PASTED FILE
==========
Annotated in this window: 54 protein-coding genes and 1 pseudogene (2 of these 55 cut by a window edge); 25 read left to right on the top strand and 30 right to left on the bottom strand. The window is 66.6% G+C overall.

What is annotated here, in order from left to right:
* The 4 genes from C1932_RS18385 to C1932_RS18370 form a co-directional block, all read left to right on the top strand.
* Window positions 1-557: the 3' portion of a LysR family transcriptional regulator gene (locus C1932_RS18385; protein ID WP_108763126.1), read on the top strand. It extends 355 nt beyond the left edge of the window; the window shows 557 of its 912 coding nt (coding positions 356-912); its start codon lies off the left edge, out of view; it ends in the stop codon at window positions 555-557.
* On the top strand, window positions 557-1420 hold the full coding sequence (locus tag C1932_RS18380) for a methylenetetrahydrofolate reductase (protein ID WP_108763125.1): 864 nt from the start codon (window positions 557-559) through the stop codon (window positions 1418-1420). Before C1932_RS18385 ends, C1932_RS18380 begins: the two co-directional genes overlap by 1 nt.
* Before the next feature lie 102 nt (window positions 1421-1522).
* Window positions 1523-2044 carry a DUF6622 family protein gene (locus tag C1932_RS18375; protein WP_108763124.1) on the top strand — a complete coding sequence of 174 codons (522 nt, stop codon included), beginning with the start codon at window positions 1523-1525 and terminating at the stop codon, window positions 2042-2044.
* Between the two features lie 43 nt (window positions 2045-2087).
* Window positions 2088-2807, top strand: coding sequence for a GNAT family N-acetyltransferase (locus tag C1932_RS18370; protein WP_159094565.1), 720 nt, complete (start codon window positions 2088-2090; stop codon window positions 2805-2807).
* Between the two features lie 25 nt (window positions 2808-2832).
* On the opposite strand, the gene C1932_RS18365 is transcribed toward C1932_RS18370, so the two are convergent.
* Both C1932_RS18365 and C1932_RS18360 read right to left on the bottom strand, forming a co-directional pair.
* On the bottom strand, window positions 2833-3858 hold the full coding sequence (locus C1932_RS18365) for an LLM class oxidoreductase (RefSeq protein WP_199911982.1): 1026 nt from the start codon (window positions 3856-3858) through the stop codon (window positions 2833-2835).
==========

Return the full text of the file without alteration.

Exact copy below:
Annotated in this window: 54 protein-coding genes and 1 pseudogene (2 of these 55 cut by a window edge); 25 read left to right on the top strand and 30 right to left on the bottom strand. The window is 66.6% G+C overall.

What is annotated here, in order from left to right:
* The 4 genes from C1932_RS18385 to C1932_RS18370 form a co-directional block, all read left to right on the top strand.
* Window positions 1-557: the 3' portion of a LysR family transcriptional regulator gene (locus C1932_RS18385; protein ID WP_108763126.1), read on the top strand. It extends 355 nt beyond the left edge of the window; the window shows 557 of its 912 coding nt (coding positions 356-912); its start codon lies off the left edge, out of view; it ends in the stop codon at window positions 555-557.
* On the top strand, window positions 557-1420 hold the full coding sequence (locus tag C1932_RS18380) for a methylenetetrahydrofolate reductase (protein ID WP_108763125.1): 864 nt from the start codon (window positions 557-559) through the stop codon (window positions 1418-1420). Before C1932_RS18385 ends, C1932_RS18380 begins: the two co-directional genes overlap by 1 nt.
* Before the next feature lie 102 nt (window positions 1421-1522).
* Window positions 1523-2044 carry a DUF6622 family protein gene (locus tag C1932_RS18375; protein WP_108763124.1) on the top strand — a complete coding sequence of 174 codons (522 nt, stop codon included), beginning with the start codon at window positions 1523-1525 and terminating at the stop codon, window positions 2042-2044.
* Between the two features lie 43 nt (window positions 2045-2087).
* Window positions 2088-2807, top strand: coding sequence for a GNAT family N-acetyltransferase (locus tag C1932_RS18370; protein WP_159094565.1), 720 nt, complete (start codon window positions 2088-2090; stop codon window positions 2805-2807).
* Between the two features lie 25 nt (window positions 2808-2832).
* On the opposite strand, the gene C1932_RS18365 is transcribed toward C1932_RS18370, so the two are convergent.
* Both C1932_RS18365 and C1932_RS18360 read right to left on the bottom strand, forming a co-directional pair.
* On the bottom strand, window positions 2833-3858 hold the full coding sequence (locus C1932_RS18365) for an LLM class oxidoreductase (RefSeq protein WP_199911982.1): 1026 nt from the start codon (window positions 3856-3858) through the stop codon (window positions 2833-2835).